Career Pathways and Technical Education Advisory Task Force Meeting (part 2 of 3)

Career Pathways and Technical Education Advisory Task Force Meeting (part 2 of 3)

At the second meeting of the Career Pathways and Technical Education Advisory Task Force, DEED presented a powerpoint titled:  Minnesota’s Workforce Trends 2013 and Beyond.  Most of what was presented we have heard in one form or another, yet we need to keep this information in front of us as we work on redesigning our middle and high school coursework and career paths.  Here are some of the highlights in regards to our current labor force:

  • Minnesota is almost back to peak employment – as of July 2013 we were 4,400 jobs short of pre-recession high.
  • Job vacancies are at pre-recession – retail and the arts accounted for half of the vacancy reduction which are traditionally lower wage jobs.
  • Our work force is shrinking and we will not have enough qualified people entering the work force to fill the jobs.
  • African American unemployment is declining.
  • 45% of 335 employers surveyed reported difficult to fill positions in their company.
  • Industries reporting hard-to-fill positions were Manufacturing, Professional, Scientific and Technical Services and Health Care.
  • Employers cite a lack of skills gained through experience or hands-on training.
  • Employers did not cite a lack of available training programs.
  • Health care will add the most new jobs in Minnesota (2010-2020).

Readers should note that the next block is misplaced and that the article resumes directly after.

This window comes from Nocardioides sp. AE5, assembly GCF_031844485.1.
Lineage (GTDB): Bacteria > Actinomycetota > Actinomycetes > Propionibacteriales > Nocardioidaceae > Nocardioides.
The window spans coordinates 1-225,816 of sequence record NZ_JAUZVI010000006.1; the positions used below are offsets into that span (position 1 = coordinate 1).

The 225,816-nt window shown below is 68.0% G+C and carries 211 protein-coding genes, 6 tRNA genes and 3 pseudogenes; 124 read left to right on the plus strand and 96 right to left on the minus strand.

• Veterinary techs and biomedical engineers are top two fastest-growing occupations.
  • Minnesota is the second highest (only behind Washington, D.C.) when it comes to jobs that requires post-secondary education.

What does this mean for K-12 education?  Our public school system has to be intentional in preparing students for the future work force.  Our state needs develop the policies and a sustainable structure to help students identify their strengths and passions earlier in their school experience. However, that is not enough we need a system that will guide each student through the design of the appropriate experiences and coursework that will allow them to graduate with the confidence. Confidence comes from knowing they are academically prepared to enter a college of their choice or have the aligned experiences through technical programs or internships for the career path of their choice.

Note:  All materials referenced in the summaries of the Career Pathways and Technical Education Advisory Task Force meetings are available at this link:

Start typing and press Enter to search

Shopping Cart